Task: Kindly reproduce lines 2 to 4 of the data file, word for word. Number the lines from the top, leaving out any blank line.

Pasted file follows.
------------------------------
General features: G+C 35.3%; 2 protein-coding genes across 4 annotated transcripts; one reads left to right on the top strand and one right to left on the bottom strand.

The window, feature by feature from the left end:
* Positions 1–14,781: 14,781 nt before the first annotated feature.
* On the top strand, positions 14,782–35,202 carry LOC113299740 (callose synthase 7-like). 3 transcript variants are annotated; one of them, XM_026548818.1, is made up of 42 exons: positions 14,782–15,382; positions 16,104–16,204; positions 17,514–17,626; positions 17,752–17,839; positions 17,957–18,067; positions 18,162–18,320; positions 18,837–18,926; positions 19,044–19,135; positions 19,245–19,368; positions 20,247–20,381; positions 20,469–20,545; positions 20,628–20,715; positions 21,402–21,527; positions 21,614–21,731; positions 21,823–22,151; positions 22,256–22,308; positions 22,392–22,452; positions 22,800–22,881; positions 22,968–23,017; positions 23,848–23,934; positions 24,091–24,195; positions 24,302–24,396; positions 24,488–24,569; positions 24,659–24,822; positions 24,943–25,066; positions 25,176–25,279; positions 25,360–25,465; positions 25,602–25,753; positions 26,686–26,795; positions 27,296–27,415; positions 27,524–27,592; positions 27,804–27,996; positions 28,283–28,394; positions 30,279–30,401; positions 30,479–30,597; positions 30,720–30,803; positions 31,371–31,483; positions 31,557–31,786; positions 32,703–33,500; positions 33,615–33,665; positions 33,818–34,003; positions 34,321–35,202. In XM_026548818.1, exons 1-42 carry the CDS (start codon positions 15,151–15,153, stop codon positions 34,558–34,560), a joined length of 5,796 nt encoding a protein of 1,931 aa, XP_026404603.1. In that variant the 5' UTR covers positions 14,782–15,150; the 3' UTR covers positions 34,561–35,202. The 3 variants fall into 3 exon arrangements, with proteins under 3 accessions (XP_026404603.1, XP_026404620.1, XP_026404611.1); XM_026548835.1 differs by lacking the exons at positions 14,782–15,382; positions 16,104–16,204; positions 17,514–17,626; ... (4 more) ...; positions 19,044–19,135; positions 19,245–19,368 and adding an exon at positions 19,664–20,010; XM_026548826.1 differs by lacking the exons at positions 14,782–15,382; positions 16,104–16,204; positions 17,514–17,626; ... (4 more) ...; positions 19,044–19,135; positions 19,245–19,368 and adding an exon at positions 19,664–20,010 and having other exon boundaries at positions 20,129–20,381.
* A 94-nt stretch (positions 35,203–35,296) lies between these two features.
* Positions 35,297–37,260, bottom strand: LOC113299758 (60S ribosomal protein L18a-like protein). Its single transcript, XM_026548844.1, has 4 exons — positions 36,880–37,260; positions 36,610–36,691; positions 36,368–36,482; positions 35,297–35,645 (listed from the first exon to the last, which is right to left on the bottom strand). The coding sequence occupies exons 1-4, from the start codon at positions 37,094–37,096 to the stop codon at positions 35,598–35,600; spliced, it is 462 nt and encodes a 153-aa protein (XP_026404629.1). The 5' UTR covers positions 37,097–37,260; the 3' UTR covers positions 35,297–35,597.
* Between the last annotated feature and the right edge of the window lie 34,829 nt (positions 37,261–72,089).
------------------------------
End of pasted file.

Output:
The window, feature by feature from the left end:
* Positions 1–14,781: 14,781 nt before the first annotated feature.
* On the top strand, positions 14,782–35,202 carry LOC113299740 (callose synthase 7-like). 3 transcript variants are annotated; one of them, XM_026548818.1, is made up of 42 exons: positions 14,782–15,382; positions 16,104–16,204; positions 17,514–17,626; positions 17,752–17,839; positions 17,957–18,067; positions 18,162–18,320; positions 18,837–18,926; positions 19,044–19,135; positions 19,245–19,368; positions 20,247–20,381; positions 20,469–20,545; positions 20,628–20,715; positions 21,402–21,527; positions 21,614–21,731; positions 21,823–22,151; positions 22,256–22,308; positions 22,392–22,452; positions 22,800–22,881; positions 22,968–23,017; positions 23,848–23,934; positions 24,091–24,195; positions 24,302–24,396; positions 24,488–24,569; positions 24,659–24,822; positions 24,943–25,066; positions 25,176–25,279; positions 25,360–25,465; positions 25,602–25,753; positions 26,686–26,795; positions 27,296–27,415; positions 27,524–27,592; positions 27,804–27,996; positions 28,283–28,394; positions 30,279–30,401; positions 30,479–30,597; positions 30,720–30,803; positions 31,371–31,483; positions 31,557–31,786; positions 32,703–33,500; positions 33,615–33,665; positions 33,818–34,003; positions 34,321–35,202. In XM_026548818.1, exons 1-42 carry the CDS (start codon positions 15,151–15,153, stop codon positions 34,558–34,560), a joined length of 5,796 nt encoding a protein of 1,931 aa, XP_026404603.1. In that variant the 5' UTR covers positions 14,782–15,150; the 3' UTR covers positions 34,561–35,202. The 3 variants fall into 3 exon arrangements, with proteins under 3 accessions (XP_026404603.1, XP_026404620.1, XP_026404611.1); XM_026548835.1 differs by lacking the exons at positions 14,782–15,382; positions 16,104–16,204; positions 17,514–17,626; ... (4 more) ...; positions 19,044–19,135; positions 19,245–19,368 and adding an exon at positions 19,664–20,010; XM_026548826.1 differs by lacking the exons at positions 14,782–15,382; positions 16,104–16,204; positions 17,514–17,626; ... (4 more) ...; positions 19,044–19,135; positions 19,245–19,368 and adding an exon at positions 19,664–20,010 and having other exon boundaries at positions 20,129–20,381.